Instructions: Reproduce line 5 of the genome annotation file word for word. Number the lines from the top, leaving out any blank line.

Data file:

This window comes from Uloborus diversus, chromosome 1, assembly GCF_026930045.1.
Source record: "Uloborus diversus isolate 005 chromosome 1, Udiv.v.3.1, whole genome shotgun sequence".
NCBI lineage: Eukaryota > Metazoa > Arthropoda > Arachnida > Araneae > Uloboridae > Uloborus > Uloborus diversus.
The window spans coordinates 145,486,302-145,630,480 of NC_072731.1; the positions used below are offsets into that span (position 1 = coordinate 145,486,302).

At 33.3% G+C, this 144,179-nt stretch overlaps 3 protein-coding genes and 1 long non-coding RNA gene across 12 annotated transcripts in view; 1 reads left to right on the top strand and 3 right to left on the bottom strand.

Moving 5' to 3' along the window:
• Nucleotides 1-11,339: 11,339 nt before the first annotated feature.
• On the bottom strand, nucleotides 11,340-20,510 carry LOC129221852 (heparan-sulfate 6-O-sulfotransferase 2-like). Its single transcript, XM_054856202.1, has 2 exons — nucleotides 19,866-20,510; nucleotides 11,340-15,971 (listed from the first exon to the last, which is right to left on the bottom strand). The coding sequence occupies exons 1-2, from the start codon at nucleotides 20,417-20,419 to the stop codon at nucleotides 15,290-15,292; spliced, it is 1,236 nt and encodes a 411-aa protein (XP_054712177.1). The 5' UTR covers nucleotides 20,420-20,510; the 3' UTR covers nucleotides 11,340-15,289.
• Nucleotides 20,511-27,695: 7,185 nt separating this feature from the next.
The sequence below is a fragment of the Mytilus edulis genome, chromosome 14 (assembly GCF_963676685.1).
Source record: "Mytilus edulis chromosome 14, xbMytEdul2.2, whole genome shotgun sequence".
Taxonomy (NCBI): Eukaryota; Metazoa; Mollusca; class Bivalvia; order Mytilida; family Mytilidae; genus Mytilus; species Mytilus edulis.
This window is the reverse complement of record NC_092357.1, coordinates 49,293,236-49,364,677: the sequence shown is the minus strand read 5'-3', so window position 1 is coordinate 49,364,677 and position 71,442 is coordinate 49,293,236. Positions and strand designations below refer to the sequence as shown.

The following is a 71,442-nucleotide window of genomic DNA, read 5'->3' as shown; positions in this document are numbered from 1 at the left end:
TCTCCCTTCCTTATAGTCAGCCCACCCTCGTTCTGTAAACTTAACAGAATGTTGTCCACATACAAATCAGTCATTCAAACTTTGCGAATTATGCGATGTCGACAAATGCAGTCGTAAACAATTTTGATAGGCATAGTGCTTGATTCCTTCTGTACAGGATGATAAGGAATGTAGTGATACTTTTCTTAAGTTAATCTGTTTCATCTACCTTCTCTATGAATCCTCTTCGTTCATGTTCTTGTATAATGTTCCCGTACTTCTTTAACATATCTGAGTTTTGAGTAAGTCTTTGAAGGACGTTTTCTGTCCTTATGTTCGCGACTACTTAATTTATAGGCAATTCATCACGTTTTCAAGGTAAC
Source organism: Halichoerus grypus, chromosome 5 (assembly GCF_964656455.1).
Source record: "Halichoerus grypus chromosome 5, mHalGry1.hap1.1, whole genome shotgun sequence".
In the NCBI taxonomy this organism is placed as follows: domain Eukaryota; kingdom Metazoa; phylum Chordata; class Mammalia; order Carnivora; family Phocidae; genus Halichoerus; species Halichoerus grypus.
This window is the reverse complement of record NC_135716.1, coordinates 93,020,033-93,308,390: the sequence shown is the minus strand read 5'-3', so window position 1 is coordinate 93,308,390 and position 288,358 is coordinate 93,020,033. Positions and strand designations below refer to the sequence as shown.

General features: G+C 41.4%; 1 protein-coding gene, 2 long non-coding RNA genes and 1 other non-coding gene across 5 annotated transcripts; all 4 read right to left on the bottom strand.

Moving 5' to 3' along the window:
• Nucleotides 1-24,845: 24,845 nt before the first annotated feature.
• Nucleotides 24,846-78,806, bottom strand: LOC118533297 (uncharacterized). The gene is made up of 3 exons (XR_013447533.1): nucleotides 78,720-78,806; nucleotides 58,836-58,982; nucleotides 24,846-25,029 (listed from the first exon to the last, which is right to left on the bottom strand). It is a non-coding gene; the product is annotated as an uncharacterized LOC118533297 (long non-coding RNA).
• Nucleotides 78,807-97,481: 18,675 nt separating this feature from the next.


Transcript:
At 33.3% G+C, this 144,179-nt stretch overlaps 3 protein-coding genes and 1 long non-coding RNA gene across 12 annotated transcripts in view; 1 reads left to right on the top strand and 3 right to left on the bottom strand.